Finally, even if probable cause did not support the warrant, the exclusionary rule would not bar admission of the seized evidence. See United States v. Maser, 614 F.3d 236, 242 (6th Cir.2010). There is no evidence that law enforcement acted with "deliberate, reckless, or grossly negligent disregard" for Barker's Fourth Amendment rights. Davis v. United States, 131 S.Ct. 2419, 2427 (2011). Rather, Detective Lacy's actions in seeking separate warrants for each of the structures located at the same residential address indicates of a degree of care and attentiveness. Additionally, as the Magistrate Judge correctly noted, the two affidavits are not identical, Detective Lacy did not rely on boilerplate language or pre-printed forms, and he conducted multiple controlled drug buys before seeking the warrant. Under the circumstances presented, suppression would not serve any deterrent value and would not outweigh the heavy costs of exclusion. Instead, the evidence demonstrates that Detective Lacy acted with an objectively reasonable, good-faith belief that his conduct was lawful. See Herring v. United States, 555 U.S. 135, 137 (2009); Maser, 614 F.3d at 242. Accordingly, it is hereby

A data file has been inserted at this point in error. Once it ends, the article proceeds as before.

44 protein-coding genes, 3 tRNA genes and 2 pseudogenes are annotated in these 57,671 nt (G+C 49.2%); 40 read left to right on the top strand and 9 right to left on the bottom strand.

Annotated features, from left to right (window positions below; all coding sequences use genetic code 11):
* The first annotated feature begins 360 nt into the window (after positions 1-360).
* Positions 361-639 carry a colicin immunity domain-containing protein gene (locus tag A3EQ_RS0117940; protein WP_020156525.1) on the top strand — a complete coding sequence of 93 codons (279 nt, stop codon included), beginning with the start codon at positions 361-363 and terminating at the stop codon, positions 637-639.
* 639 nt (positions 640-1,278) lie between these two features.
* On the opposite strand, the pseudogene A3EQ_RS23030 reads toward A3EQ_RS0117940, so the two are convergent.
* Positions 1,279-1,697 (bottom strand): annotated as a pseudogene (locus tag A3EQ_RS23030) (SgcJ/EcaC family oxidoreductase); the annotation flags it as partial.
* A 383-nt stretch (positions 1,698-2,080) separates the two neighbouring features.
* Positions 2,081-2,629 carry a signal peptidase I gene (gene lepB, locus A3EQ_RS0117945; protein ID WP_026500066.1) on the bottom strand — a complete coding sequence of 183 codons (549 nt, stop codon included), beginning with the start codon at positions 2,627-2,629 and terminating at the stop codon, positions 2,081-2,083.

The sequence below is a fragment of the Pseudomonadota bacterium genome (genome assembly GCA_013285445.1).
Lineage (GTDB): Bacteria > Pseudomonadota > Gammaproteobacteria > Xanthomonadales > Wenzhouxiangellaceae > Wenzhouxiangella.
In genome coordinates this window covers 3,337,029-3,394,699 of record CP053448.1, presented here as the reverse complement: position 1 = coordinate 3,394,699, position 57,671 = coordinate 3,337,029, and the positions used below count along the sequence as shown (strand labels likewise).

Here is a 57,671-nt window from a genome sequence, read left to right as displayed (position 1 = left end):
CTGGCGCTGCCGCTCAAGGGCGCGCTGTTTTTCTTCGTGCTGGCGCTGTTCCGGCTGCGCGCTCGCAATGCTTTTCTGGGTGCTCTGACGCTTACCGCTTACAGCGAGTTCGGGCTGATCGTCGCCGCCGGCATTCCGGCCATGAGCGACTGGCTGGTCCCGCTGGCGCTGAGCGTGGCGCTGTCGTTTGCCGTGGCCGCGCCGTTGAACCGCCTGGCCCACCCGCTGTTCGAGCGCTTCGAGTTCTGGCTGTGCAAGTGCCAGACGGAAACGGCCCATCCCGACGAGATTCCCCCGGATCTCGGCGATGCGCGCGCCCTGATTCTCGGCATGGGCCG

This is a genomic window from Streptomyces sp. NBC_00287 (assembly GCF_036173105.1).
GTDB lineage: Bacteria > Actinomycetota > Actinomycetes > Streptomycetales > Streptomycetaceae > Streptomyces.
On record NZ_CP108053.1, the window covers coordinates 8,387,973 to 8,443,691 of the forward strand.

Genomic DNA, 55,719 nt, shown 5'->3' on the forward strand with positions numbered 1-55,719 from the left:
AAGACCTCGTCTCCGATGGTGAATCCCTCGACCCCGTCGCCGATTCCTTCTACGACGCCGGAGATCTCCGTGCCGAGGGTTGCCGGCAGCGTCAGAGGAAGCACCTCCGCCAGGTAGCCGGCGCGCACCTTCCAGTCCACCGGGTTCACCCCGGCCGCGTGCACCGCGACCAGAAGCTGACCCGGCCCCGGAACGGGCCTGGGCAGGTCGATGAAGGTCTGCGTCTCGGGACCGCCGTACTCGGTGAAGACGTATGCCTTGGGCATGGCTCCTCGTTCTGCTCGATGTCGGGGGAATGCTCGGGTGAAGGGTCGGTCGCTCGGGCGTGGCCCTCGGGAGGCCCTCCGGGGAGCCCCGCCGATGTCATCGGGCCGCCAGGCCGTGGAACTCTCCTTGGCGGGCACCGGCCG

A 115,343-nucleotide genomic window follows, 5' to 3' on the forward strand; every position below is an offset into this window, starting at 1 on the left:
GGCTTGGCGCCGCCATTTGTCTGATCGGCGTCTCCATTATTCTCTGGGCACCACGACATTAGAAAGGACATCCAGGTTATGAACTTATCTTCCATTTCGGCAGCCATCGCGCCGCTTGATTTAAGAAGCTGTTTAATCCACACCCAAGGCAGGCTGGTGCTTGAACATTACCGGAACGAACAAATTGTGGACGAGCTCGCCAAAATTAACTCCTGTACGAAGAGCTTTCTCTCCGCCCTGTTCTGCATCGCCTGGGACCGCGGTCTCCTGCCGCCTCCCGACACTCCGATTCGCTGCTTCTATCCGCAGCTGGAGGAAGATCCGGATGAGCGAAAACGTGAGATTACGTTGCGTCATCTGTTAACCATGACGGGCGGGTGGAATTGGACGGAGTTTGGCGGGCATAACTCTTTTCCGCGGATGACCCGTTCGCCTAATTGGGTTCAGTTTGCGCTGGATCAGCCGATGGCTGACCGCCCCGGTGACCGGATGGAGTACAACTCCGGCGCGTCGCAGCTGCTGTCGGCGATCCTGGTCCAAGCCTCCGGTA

ORDERED as follows:

1. The Recommended Dispositin of United States Magistrate Judge Robert E. Wier [Record No. 22] is ADOPTED and ...